Star Wars is the big movie of the season and we did want to see it, but not until January when the crowds have died down a little bit.
So my wife and I went to see the latest Chipmunks movie, Alvin and the Chipmunks: The Road Chip, instead.
The movie is a typical Alvin and the Chipmunks affair. Alvin does crazy stuff and everything escalates into a huge farce until Dave comes in and shouts, “ALVIN!”
This children’s movie taps into a primal fear that many kids have, that their parents won’t love them as much when their family gets bigger.
Dave is getting serious with his girlfriend and is planning a romantic weekend alone with her.
The Chipmunks find a diamond ring by his luggage and make the logical conclusion that he is going to ask her to marry him.
The Chipmunks hate this idea because Dave’s girlfriend’s son, Miles, bullies them.
Miles also dislikes their families joining together so he joins the Chipmunks in their cross country journey to Miami from LA to steal the ring and stop the proposal.
Through their journey the Chipmunks and Miles receive some valuable moral lessons and realize that they don’t mind being step-brothers after all.
The movie didn’t really stand out as an exceptional Chipmunks movie to me. There’s childish comedy and good dance/singing sequences like usual, but nothing truly spectacular.
The Chipettes have minor roles in the movie which was a little disappointing. It would’ve made sense for them to be there, but that would’ve made the script too complicated. Instead they spend most of the movie judging the last season of American Idol.
I’d definitely recommend the movie to people who are fans of the Chipmunks like myself. For those who haven’t been exposed to the Chipmunks yet, the movie is as good an entry into the franchise as you can get. Cheesy comedy and cute forest creatures singing high-pitched covers of popular music. Not much more to say than that.
I’ve been putting off my post about Christmas for awhile. I was busy spending time with my family during Christmas break and didn’t set aside time to write then, but I am now!
My wife and I went home to visit our families. Her parents and mine live in the same town, so its easy to see both families when we have a break. We stayed with my family this time and brought our cats, Lucky and Carmelita, along.
We got to spend some quality time with both families, chatting, going on walks, playing minigolf, and playing card games.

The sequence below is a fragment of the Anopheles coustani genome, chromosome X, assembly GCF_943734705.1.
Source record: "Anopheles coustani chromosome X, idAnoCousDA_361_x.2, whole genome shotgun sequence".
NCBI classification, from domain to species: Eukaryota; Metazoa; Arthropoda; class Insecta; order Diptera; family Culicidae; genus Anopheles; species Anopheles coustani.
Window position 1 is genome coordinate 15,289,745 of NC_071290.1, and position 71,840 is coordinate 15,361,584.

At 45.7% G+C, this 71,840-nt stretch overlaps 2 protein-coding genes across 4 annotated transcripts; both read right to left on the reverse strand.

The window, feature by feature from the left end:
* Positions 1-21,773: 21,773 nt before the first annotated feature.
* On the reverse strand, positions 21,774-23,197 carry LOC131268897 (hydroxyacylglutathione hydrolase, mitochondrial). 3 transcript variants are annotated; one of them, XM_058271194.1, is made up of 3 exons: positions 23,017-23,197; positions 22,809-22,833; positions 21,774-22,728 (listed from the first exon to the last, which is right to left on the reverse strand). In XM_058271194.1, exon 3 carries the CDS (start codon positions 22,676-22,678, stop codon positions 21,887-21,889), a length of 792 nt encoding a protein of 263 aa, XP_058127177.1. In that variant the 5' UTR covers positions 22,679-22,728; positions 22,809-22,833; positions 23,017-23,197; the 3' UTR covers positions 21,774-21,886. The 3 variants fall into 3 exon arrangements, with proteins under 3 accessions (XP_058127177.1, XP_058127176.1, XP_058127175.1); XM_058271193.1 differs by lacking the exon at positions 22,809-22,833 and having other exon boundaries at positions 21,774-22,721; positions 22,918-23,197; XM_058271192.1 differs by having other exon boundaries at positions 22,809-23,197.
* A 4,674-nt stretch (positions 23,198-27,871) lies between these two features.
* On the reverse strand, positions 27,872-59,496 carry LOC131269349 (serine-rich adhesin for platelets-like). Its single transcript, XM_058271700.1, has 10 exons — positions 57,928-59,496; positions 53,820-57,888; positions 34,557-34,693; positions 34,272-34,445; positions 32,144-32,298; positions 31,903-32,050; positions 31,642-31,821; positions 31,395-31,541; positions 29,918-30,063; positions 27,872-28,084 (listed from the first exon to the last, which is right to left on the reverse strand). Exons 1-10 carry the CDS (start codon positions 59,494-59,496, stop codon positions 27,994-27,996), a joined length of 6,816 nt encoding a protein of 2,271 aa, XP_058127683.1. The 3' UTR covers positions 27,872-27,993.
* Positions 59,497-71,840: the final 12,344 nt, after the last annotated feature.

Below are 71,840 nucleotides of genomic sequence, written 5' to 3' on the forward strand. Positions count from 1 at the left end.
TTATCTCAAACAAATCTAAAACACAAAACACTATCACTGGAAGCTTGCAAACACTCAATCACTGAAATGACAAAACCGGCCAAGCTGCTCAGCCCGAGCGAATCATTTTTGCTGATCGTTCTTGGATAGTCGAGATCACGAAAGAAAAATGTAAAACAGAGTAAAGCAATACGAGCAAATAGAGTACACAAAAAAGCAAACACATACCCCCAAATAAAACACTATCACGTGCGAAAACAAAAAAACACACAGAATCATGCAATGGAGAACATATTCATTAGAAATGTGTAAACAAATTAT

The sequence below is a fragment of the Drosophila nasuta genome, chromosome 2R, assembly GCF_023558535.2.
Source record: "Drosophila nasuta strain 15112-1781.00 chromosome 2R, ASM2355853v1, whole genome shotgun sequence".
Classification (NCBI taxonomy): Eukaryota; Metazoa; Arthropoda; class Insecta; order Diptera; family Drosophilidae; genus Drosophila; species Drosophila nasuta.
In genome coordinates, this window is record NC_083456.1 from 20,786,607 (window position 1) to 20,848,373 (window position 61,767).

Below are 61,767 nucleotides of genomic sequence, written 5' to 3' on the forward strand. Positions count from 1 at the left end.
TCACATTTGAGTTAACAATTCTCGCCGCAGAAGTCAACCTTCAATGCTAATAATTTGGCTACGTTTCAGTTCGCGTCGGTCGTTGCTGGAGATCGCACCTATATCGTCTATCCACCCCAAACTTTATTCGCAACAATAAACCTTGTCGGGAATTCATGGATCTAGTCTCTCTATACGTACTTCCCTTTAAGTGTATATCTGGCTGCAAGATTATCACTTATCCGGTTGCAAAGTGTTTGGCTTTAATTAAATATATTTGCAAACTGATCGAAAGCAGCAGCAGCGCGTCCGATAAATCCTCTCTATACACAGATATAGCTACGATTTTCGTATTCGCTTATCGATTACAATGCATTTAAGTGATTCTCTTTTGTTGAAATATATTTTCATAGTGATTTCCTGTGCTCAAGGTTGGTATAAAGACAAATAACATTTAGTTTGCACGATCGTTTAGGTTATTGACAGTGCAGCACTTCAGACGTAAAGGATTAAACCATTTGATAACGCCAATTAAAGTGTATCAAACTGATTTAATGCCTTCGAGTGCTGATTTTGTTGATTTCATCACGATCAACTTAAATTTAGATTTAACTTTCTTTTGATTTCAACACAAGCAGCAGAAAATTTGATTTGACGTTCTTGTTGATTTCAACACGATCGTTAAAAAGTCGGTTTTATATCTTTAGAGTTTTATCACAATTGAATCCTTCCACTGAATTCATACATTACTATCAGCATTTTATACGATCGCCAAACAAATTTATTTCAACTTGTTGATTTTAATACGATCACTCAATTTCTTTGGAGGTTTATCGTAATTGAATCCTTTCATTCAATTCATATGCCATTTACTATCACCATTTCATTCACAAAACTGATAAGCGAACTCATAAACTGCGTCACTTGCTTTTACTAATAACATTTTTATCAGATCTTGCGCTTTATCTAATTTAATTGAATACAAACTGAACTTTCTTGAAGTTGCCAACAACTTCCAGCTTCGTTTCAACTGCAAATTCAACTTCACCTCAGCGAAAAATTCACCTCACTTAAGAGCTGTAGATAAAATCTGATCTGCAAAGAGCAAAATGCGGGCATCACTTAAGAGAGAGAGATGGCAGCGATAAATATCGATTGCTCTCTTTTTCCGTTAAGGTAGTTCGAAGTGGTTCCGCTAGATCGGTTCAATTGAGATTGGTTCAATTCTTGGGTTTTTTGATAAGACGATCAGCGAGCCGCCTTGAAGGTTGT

The big news of the break was that my wife’s uncle (my uncle-in-law? Is that a thing?) is moving to Taiwan. He’s a doctor right now. He’s in his late 50’s, but he doesn’t have any kids. It’s likely that he’s saved enough for retirement at this point, although he isn’t calling this retirement. He plans to work on something else in the future, but it isn’t clear what that is.
His wife is from Taiwan and they’ve gone there plenty of times to visit her family, so it makes sense for them to move there. She works over the internet which she can do just as easily in Taiwan as she can in the USA until she chooses to retire.
The crazy part of this whole plan was that they plan to keep some sort of residence in Nevada even though they currently live in California. It was a little confusing to us, but it seemed to be for tax reasons.
And of course the most important part of any Christmas break, WHAT PRESENTS DID I GET?!??
First, we got two huge bags to carry all the loot in, one for my wife’s stuff and one for my things. We got a decorative glass apple which we’d like to display once we move to a place with more room. Our space for decorative items is filled up in our current apartment.
We got an ice tray specifically made to produce long and thin pieces of ice to put into travel bottles. A lot of candy, some candied popcorn, and my favorite, a chocolate orange.
I got two movies, one is a favorite of mine, Forgetting Sarah Marshall. The other is Pirate Radio, something my dad claims I said I wanted a while back, but I have no memory of. It has a lot of my favorite actors in it though so I will most likely enjoy watching it.